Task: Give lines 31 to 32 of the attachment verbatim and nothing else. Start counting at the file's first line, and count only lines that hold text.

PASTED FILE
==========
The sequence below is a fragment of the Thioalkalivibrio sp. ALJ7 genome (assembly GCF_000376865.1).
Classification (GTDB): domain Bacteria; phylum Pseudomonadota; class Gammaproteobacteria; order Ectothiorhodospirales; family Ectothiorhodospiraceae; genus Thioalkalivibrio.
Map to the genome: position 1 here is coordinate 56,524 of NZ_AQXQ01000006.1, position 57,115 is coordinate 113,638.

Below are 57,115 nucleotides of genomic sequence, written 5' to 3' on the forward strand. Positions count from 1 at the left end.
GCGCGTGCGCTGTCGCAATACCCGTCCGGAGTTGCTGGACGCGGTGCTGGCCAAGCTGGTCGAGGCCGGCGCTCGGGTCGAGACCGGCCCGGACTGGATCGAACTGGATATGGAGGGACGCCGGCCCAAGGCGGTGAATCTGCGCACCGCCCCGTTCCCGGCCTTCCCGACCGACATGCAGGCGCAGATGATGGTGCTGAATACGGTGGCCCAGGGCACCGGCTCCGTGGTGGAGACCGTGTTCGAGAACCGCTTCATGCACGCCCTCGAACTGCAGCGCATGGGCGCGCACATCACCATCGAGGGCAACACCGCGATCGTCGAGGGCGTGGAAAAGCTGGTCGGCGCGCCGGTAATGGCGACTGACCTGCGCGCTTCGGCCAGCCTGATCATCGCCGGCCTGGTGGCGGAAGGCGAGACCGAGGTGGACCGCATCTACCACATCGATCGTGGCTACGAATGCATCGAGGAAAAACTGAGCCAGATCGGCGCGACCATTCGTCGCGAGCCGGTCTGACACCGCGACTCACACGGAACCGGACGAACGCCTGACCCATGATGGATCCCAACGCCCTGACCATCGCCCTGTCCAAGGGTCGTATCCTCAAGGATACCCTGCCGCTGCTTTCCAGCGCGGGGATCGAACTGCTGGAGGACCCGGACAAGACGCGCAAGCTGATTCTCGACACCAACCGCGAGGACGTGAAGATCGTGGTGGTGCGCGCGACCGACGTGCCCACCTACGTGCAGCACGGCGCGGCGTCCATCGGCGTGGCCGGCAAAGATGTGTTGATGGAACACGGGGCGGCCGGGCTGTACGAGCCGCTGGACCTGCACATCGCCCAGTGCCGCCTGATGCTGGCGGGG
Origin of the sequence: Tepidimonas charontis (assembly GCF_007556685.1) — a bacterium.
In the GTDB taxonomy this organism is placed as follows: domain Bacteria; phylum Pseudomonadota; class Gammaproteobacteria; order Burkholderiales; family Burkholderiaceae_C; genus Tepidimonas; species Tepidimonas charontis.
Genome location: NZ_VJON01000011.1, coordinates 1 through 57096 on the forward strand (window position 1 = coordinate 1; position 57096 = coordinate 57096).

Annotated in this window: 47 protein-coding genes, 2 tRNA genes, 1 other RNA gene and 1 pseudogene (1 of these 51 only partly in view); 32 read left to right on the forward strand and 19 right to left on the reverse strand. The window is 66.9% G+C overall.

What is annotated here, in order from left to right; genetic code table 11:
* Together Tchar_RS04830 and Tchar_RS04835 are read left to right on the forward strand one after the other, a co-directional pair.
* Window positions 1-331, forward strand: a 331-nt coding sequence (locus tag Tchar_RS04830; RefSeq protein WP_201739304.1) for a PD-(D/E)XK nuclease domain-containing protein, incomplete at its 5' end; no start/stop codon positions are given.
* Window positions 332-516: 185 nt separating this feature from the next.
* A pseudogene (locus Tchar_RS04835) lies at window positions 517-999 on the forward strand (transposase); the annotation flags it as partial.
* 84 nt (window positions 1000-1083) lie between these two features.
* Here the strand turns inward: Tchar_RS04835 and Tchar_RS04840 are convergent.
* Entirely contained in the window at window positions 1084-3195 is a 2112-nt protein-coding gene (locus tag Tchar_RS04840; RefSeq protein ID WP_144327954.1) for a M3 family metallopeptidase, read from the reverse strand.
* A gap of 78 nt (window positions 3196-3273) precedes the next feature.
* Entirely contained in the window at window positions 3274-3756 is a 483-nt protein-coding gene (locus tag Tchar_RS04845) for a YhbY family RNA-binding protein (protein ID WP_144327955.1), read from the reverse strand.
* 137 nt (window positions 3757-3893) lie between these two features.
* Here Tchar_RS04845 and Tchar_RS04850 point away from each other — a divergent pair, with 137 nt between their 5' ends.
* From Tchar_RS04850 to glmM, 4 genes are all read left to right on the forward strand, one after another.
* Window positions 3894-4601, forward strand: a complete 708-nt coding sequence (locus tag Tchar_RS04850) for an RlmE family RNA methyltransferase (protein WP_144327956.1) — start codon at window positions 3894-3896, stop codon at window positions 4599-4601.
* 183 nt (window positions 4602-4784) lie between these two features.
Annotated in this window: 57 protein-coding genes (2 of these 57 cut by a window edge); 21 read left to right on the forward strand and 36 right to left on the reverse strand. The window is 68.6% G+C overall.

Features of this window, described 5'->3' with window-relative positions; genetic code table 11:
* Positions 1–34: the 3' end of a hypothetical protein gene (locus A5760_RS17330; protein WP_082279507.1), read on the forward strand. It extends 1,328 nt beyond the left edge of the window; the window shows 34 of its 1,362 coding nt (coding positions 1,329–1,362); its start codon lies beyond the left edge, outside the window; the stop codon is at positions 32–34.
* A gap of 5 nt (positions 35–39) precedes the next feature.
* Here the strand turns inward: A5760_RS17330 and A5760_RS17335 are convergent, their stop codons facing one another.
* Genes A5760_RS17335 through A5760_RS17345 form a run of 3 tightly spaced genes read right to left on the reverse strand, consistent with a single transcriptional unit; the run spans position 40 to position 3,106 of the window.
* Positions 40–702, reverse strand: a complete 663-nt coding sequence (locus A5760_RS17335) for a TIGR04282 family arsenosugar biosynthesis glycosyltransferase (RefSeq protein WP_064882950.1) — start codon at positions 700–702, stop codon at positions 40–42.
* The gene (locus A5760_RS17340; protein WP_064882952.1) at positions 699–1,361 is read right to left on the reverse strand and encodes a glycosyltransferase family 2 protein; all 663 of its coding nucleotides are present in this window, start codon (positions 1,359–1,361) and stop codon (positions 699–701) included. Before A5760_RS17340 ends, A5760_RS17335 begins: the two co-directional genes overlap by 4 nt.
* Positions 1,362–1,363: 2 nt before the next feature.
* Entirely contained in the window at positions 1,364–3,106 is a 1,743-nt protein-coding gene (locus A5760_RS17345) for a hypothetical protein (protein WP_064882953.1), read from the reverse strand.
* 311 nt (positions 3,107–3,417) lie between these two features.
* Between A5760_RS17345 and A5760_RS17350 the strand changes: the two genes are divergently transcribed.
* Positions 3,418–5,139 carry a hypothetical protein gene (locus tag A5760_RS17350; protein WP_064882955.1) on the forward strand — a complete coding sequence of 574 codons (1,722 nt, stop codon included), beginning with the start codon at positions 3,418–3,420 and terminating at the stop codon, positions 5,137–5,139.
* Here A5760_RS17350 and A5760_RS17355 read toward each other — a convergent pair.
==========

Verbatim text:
* Positions 40–702, reverse strand: a complete 663-nt coding sequence (locus A5760_RS17335) for a TIGR04282 family arsenosugar biosynthesis glycosyltransferase (RefSeq protein WP_064882950.1) — start codon at positions 700–702, stop codon at positions 40–42.
* The gene (locus A5760_RS17340; protein WP_064882952.1) at positions 699–1,361 is read right to left on the reverse strand and encodes a glycosyltransferase family 2 protein; all 663 of its coding nucleotides are present in this window, start codon (positions 1,359–1,361) and stop codon (positions 699–701) included. Before A5760_RS17340 ends, A5760_RS17335 begins: the two co-directional genes overlap by 4 nt.